Mostert: Supercars drivers losing key voice in SVG

Shane van Gisbergen had been one of the leading figures in the Supercars drivers' association. Image: InSyde Media

Shane van Gisbergen had been one of the leading figures in the Supercars drivers’ association. Image: InSyde Media

Chaz Mostert believes that Supercars drivers are losing a key advocate in dealings with officialdom due to the impending departure of Shane van Gisbergen for NASCAR.

An informal drivers’ association was instituted after last year’s Gold Coast 500, which featured concerns about kerb sensors and tyre bundles, in order to provide a united voice for raising issues with Supercars and/or Motorsport Australia.

Van Gisbergen, Mostert, Will Davison, and Cam Waters – being some of the more senior steerers on the grid – have led the association, but the former will leave Supercars after the Vailo Adelaide 500, this coming weekend.

According to Mostert, that will be a shame with respect to driver advocacy.


“There’s no real solo type role,” explained the Walkinshaw Andretti United driver with respect to leadership of the association.

“I feel like Shane, probably a couple of rounds ago, probably stepped back from being one of the four drivers.

“The way he talks about particular things and words things, we’re definitely losing a pretty strong voice in that point of view, and obviously getting one of the best race car drivers in the world’s opinion.

“So, I’d say, the last couple of rounds, we’re definitely missing Shane in those four guys that talk it out.”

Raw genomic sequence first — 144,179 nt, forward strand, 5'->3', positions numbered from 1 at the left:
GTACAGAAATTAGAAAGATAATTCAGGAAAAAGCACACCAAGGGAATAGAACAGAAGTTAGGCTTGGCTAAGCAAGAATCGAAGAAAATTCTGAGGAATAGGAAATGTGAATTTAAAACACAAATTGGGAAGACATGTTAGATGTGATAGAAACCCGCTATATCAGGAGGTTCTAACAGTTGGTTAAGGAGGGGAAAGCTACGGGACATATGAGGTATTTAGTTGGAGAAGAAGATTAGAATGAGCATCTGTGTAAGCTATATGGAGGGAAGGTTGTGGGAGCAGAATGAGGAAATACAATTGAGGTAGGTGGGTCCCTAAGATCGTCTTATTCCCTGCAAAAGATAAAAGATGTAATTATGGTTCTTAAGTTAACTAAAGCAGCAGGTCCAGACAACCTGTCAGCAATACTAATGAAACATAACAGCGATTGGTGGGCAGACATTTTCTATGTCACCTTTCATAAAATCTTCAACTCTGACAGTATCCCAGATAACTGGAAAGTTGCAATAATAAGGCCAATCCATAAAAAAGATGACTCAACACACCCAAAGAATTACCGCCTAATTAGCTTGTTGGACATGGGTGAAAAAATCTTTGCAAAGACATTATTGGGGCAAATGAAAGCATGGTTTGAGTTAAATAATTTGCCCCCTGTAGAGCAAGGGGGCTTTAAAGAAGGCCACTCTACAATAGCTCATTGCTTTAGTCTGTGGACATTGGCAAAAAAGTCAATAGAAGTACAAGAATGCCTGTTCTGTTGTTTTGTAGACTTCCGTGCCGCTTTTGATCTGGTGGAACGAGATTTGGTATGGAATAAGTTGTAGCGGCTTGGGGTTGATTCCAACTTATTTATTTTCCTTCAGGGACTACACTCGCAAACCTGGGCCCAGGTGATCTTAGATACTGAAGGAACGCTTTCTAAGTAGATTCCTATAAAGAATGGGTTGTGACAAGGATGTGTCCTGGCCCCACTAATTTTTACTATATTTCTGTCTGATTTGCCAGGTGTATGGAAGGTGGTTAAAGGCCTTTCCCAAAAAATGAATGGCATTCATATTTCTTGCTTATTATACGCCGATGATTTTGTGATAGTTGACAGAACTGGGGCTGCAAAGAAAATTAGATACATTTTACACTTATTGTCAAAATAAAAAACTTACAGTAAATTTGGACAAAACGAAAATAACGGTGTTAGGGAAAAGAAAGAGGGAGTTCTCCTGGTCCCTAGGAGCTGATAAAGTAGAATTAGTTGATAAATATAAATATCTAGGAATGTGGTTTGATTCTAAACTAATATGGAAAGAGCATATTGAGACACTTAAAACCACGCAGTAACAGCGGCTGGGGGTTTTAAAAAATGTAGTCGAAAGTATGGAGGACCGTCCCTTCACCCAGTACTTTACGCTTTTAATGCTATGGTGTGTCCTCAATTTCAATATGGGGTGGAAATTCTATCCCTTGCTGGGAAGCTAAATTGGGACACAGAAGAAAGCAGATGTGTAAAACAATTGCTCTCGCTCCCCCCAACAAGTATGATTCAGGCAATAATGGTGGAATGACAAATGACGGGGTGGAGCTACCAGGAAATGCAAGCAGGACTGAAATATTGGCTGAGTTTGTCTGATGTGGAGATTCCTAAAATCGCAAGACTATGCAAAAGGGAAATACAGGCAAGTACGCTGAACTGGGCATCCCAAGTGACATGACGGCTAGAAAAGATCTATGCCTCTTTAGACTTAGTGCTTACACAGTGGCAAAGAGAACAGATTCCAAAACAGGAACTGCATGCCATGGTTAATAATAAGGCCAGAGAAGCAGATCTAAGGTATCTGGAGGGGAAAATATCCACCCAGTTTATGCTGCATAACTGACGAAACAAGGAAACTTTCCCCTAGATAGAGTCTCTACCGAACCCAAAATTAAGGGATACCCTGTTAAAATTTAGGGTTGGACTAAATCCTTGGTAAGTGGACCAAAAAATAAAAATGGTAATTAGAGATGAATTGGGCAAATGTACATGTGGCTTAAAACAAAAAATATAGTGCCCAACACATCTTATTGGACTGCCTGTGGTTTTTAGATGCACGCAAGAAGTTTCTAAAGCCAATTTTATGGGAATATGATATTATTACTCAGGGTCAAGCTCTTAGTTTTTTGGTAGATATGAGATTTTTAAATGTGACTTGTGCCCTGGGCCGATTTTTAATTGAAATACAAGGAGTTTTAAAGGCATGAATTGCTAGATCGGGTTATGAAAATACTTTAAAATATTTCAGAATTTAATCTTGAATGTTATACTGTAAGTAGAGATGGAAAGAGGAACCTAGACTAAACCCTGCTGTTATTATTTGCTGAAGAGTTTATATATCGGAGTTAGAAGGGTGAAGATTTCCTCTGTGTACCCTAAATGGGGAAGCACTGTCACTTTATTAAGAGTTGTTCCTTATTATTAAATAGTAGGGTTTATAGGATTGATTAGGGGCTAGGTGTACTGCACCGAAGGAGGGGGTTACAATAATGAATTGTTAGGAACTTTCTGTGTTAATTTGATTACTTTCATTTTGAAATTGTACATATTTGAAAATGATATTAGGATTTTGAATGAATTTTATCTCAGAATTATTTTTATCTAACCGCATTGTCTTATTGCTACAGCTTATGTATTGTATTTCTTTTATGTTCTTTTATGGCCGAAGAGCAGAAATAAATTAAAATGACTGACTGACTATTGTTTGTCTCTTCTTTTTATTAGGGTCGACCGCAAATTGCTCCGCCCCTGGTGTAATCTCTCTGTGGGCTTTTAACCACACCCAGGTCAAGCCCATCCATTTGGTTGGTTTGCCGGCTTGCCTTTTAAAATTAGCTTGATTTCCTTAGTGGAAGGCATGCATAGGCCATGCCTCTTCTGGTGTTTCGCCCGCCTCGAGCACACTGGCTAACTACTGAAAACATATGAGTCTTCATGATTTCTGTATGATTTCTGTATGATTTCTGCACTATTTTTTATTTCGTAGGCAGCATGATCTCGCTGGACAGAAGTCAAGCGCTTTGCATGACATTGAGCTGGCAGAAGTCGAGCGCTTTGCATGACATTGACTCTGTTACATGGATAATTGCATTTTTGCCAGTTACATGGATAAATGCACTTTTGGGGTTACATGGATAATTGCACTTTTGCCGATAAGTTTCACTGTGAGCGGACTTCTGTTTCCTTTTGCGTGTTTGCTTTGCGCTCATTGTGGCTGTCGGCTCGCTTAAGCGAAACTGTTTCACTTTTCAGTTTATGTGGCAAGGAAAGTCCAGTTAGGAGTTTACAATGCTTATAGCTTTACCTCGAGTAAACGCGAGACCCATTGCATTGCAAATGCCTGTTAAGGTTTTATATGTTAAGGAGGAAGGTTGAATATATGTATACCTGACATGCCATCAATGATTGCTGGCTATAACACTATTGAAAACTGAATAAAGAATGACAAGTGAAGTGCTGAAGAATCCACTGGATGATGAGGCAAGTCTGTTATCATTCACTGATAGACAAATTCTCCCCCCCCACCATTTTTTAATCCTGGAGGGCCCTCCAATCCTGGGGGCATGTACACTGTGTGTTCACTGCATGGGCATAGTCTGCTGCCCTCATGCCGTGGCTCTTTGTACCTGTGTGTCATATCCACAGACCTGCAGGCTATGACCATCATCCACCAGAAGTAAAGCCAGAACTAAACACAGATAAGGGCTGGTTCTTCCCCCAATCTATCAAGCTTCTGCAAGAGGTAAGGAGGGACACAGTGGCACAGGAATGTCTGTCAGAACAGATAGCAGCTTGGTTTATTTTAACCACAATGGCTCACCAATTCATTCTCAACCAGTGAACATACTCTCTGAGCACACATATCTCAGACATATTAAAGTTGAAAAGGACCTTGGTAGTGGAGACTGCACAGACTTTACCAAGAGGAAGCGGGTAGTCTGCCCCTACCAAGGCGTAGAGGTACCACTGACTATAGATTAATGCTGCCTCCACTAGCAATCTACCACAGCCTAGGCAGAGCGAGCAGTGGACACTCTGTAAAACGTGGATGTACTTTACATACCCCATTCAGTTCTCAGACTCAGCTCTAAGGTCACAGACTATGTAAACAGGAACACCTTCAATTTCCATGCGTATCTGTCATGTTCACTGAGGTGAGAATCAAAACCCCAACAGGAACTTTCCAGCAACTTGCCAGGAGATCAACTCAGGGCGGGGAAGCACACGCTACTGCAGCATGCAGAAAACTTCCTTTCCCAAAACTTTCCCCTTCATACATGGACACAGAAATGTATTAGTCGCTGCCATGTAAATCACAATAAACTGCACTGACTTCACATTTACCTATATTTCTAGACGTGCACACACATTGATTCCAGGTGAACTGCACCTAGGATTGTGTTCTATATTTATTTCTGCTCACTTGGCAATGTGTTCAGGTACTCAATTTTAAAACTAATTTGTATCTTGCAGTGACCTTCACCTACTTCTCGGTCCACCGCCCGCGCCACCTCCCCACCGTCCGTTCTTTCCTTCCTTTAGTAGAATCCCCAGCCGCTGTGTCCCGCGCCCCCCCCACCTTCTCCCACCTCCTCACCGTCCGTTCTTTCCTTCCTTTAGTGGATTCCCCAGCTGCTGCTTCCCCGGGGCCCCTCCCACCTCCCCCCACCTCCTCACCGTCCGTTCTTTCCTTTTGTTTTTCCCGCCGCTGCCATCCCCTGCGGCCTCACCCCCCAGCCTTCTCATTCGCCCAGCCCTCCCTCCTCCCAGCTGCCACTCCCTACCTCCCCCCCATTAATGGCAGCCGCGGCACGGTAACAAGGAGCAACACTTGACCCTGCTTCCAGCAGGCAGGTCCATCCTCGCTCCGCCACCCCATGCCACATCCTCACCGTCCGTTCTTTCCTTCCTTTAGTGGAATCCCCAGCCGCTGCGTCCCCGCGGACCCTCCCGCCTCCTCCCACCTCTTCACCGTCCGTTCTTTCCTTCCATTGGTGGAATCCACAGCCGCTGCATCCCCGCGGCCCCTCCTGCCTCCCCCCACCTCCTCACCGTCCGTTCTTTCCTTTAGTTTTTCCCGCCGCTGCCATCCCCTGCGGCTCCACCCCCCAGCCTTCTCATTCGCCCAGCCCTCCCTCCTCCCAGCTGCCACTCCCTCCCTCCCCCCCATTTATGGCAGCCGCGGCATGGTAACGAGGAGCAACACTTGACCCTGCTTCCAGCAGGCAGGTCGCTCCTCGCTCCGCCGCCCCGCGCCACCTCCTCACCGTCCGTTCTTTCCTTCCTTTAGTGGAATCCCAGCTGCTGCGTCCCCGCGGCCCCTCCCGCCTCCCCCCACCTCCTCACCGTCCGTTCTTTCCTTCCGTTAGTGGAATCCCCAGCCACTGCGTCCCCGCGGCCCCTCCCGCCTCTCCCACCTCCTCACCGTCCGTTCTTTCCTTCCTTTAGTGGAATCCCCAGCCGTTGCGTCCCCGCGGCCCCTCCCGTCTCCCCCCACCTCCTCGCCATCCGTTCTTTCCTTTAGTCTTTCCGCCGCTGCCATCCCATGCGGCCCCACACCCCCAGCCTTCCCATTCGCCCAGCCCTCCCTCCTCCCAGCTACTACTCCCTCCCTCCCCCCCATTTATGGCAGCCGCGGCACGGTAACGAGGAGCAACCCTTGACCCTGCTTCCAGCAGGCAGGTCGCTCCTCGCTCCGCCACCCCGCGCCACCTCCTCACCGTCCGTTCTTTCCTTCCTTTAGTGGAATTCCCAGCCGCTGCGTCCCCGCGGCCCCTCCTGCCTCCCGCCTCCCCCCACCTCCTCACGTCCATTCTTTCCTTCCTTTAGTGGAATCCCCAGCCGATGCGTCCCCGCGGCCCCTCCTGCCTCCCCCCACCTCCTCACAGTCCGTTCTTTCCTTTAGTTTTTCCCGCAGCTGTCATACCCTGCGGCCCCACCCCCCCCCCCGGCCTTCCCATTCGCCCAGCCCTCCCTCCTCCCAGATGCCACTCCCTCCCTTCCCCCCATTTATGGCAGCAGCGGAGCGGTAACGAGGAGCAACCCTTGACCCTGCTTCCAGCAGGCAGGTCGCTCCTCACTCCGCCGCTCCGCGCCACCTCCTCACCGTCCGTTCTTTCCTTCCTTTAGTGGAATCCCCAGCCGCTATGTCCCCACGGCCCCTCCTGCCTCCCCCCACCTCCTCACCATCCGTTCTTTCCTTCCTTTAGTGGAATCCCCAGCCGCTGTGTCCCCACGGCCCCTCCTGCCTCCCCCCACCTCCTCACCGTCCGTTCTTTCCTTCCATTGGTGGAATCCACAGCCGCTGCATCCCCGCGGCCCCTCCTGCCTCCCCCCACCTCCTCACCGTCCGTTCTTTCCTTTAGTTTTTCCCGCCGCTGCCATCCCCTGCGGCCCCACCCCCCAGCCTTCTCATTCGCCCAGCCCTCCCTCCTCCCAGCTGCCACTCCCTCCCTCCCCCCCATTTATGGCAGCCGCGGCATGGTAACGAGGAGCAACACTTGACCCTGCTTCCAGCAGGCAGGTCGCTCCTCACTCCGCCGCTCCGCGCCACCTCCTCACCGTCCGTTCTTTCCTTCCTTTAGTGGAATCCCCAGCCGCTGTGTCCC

The two-time Bathurst 1000 winner did, though, have high praise for Motorsport Australia Race Director James Taylor and Driving Standards Advisor Craig Baird given how receptive they are to driver feedback.

Chaz Mostert. Image: InSyde Media

Chaz Mostert. Image: InSyde Media

“But, from a drivers’ group point of view, it doesn’t matter who’s representing; I feel like there’s always a channel there to reach out and try and make things [happen],” added Mostert.

“So, anything which gets raised from a drivers’ point of view, we like to try and pass it on to James Taylor.

“I can only talk highly of James and the crew and Bairdo and at least hearing us out.

“Sometimes we aren’t the most organised and we might send something the week before because we’re still fuming or we’re still ticking over from the last round, but they do their best efforts a couple of days out from the event after a weekend to give us an answer on something.

“Some things we might not agree on, some things we do, but I think the communication channel’s really wide open with those guys and I think that’s probably the best from that Motorsport Australia side that it’s ever been for the 10 years that I’ve been in the category.

“So, from that point of view, it’s good. Obviously, there’s so much other stuff we’d love to be getting involved in, but that’s probably a chat for another day.”

Van Gisbergen affirmed that it is not an individual leading the drivers’ association, and declared that Motorsport Australia had been more receptive than Supercars.

“It’s not an individual voice,” he said.

“We started with four guys who are more senior and we had chats with Supercars and Motorsport Australia, and the admittedly the Supercars one isn’t very good but Motorsport Australia has been amazing to deal with.

“James and his team, everything we ask for, they listen to and then they respond – they can fix it or they can’t, or it’s a thing in the future – and I think it’s been a huge step up this year.

“Hopefully it continues and we keep having a voice for the drivers because it’s important.”

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